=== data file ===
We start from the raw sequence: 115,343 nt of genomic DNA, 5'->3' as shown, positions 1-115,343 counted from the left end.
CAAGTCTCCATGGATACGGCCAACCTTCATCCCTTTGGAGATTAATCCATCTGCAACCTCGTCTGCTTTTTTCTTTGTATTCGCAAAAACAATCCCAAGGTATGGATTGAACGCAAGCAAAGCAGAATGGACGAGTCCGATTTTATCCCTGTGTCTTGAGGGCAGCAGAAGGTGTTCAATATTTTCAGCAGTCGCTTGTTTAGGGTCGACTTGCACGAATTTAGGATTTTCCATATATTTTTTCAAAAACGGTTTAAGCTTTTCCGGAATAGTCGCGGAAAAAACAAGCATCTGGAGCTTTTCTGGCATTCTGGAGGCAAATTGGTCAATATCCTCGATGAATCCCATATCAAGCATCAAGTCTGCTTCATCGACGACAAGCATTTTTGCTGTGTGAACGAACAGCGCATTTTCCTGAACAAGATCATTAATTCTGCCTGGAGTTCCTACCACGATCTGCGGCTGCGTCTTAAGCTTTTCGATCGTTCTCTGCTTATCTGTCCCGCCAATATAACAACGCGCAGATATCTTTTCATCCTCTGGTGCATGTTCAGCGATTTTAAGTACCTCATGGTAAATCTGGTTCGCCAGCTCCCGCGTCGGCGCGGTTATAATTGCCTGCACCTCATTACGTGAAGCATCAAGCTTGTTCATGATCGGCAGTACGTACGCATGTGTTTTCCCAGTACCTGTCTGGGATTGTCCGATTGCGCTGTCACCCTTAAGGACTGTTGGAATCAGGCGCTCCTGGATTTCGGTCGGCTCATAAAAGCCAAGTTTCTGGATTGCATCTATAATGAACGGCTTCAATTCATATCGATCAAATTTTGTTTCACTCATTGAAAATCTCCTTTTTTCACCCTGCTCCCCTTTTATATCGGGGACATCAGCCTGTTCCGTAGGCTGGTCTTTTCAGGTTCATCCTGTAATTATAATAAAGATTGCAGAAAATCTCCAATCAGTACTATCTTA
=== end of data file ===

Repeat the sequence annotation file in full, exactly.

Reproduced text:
We start from the raw sequence: 115,343 nt of genomic DNA, 5'->3' as shown, positions 1-115,343 counted from the left end.
CAAGTCTCCATGGATACGGCCAACCTTCATCCCTTTGGAGATTAATCCATCTGCAACCTCGTCTGCTTTTTTCTTTGTATTCGCAAAAACAATCCCAAGGTATGGATTGAACGCAAGCAAAGCAGAATGGACGAGTCCGATTTTATCCCTGTGTCTTGAGGGCAGCAGAAGGTGTTCAATATTTTCAGCAGTCGCTTGTTTAGGGTCGACTTGCACGAATTTAGGATTTTCCATATATTTTTTCAAAAACGGTTTAAGCTTTTCCGGAATAGTCGCGGAAAAAACAAGCATCTGGAGCTTTTCTGGCATTCTGGAGGCAAATTGGTCAATATCCTCGATGAATCCCATATCAAGCATCAAGTCTGCTTCATCGACGACAAGCATTTTTGCTGTGTGAACGAACAGCGCATTTTCCTGAACAAGATCATTAATTCTGCCTGGAGTTCCTACCACGATCTGCGGCTGCGTCTTAAGCTTTTCGATCGTTCTCTGCTTATCTGTCCCGCCAATATAACAACGCGCAGATATCTTTTCATCCTCTGGTGCATGTTCAGCGATTTTAAGTACCTCATGGTAAATCTGGTTCGCCAGCTCCCGCGTCGGCGCGGTTATAATTGCCTGCACCTCATTACGTGAAGCATCAAGCTTGTTCATGATCGGCAGTACGTACGCATGTGTTTTCCCAGTACCTGTCTGGGATTGTCCGATTGCGCTGTCACCCTTAAGGACTGTTGGAATCAGGCGCTCCTGGATTTCGGTCGGCTCATAAAAGCCAAGTTTCTGGATTGCATCTATAATGAACGGCTTCAATTCATATCGATCAAATTTTGTTTCACTCATTGAAAATCTCCTTTTTTCACCCTGCTCCCCTTTTATATCGGGGACATCAGCCTGTTCCGTAGGCTGGTCTTTTCAGGTTCATCCTGTAATTATAATAAAGATTGCAGAAAATCTCCAATCAGTACTATCTTA